We then investigated the induction of CD4+ IFN-γ-producing T cells to a natural protein expressed by blood-stage merozoites, merozoite surface protein 4/5 (MSP4/5), after immunization with pRBC-pulsed DC. Fig. 2 G shows that 14 days after immunization with pRBC-pulsed DC, purified CD4+, but not CD8+ T cells, responded specifically in vitro by IFN-γ production to MSP4/5. These results support the above observations, confirming the ability of pRBC-pulsed DC to induce substantial CD4+ T cell responses, not only to a model CD4+ helper epitope from OVA, but also to an Ag expressed naturally by the parasite. Moreover, our recent studies also show that mice immunized with pRBC-pulsed DC (whether left untreated or further matured with LPS and TNF-α) exhibit strong IFN-γ responses to pRBC lysate and protect against a blood-stage P. yoelii challenge (15).
pRBC treatment of DC impairs their ability to prime CD8+ T cells capable of cytokine production and proliferation
Recent studies suggest that T cell cytokine production and proliferation may be elicited from different T cell subsets (17, 18). The observed parasite-induced CD8+ T cell priming defect was therefore further tested in the context of the induction of SIINFEKL-specific T cells capable of responding by proliferation to SIINFEKL. Fig. 3 shows that as for IFN-γ production, proliferative responses were severely impaired by pRBC-pulsed DC treatment.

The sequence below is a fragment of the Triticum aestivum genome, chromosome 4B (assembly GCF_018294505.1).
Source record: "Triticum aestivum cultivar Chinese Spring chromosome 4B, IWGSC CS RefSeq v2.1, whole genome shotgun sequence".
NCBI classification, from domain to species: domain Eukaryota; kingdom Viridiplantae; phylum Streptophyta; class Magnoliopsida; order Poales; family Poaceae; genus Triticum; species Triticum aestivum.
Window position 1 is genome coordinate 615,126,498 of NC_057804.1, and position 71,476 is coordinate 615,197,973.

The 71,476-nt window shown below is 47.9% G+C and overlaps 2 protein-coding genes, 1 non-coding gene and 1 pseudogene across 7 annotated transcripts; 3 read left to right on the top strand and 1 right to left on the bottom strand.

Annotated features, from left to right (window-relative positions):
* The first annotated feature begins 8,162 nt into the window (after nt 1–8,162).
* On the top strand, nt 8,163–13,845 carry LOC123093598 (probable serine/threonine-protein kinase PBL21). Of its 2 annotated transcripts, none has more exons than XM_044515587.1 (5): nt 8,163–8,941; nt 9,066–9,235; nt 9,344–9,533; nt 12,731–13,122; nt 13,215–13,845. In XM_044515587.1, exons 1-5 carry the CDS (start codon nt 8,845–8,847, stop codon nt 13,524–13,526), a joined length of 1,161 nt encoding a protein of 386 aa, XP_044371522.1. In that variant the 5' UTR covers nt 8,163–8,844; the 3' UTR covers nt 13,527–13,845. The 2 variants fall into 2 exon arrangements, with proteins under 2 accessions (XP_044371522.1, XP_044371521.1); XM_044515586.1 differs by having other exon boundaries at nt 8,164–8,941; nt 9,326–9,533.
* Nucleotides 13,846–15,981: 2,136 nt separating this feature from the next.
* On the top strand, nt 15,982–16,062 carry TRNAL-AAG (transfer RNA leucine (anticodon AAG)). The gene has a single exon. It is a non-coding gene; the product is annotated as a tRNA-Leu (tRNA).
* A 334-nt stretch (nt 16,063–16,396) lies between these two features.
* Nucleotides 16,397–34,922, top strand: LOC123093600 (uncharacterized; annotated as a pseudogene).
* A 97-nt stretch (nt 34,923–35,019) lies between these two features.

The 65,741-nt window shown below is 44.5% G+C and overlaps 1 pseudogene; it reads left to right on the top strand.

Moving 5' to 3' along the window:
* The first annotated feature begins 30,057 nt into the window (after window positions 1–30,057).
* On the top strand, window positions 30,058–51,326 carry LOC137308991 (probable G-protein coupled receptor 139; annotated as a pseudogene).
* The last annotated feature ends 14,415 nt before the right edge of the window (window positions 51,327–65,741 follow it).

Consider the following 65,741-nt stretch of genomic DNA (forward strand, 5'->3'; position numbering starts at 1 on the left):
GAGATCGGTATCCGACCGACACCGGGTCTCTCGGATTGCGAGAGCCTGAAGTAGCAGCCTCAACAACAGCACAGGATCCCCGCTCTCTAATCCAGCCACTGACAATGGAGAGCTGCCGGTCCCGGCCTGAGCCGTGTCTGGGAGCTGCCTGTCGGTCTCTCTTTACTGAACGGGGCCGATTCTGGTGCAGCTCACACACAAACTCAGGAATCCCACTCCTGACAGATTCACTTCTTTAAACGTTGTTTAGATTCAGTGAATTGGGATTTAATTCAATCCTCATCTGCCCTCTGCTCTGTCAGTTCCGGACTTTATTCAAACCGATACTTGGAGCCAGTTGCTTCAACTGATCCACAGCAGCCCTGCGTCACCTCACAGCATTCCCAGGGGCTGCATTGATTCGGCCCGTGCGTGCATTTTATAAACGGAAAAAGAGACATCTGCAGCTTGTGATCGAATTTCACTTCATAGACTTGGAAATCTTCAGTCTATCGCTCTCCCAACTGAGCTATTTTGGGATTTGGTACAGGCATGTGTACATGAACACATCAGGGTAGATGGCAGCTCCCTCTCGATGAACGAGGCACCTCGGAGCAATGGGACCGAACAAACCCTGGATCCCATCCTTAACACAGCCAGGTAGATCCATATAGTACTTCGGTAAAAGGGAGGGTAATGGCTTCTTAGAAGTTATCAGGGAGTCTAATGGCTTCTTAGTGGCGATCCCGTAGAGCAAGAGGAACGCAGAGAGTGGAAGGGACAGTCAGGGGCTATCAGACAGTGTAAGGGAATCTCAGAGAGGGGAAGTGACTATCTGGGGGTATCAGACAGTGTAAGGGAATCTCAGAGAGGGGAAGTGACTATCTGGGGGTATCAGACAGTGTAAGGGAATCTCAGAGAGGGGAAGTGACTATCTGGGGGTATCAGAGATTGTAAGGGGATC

The capacity of pRBC to impair the ability of DC to restimulate CD8+ T cell responses was then investigated. C57BL/6 mice were primed with DC pulsed with SIINFEKL to generate recall T cells. These were then used as responder cells in in vitro assays. There was no significant difference between the ability of untreated DC-SIINFEKL and those further preincubated with P. yoelii pRBC to restimulate SIINFEKL-specific CD8+ T cells to produce IFN-γ (Fig. 3). In this experimental series, the same pRBC-treated DC preparations were severely impaired in their ability to prime SIINFEKL-specific T cells in vivo (Fig. 3; ∗∗, p < 0.001), confirming previous results. These results indicate that initial priming, rather than the restimulation of CD8+-specific T cells, is being affected.
Mechanism: proliferation arrest after two division cycles of CD8+ but not CD4+ T cells in the same MLR reaction